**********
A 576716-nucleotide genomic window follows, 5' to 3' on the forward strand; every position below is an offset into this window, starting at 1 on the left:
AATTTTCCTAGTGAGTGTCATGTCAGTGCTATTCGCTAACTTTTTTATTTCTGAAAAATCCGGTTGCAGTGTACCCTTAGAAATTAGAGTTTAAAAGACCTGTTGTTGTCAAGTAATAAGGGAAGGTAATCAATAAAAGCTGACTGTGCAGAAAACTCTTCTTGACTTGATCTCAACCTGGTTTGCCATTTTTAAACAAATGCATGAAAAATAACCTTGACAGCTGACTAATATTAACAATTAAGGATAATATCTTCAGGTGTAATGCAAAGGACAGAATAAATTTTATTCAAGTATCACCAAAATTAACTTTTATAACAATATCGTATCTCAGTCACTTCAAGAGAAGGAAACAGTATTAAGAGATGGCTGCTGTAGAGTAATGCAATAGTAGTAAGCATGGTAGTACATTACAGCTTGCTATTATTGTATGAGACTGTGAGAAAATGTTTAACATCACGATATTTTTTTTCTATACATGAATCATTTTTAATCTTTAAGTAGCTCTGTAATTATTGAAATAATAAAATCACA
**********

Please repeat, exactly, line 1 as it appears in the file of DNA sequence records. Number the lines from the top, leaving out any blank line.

A 576716-nucleotide genomic window follows, 5' to 3' on the forward strand; every position below is an offset into this window, starting at 1 on the left: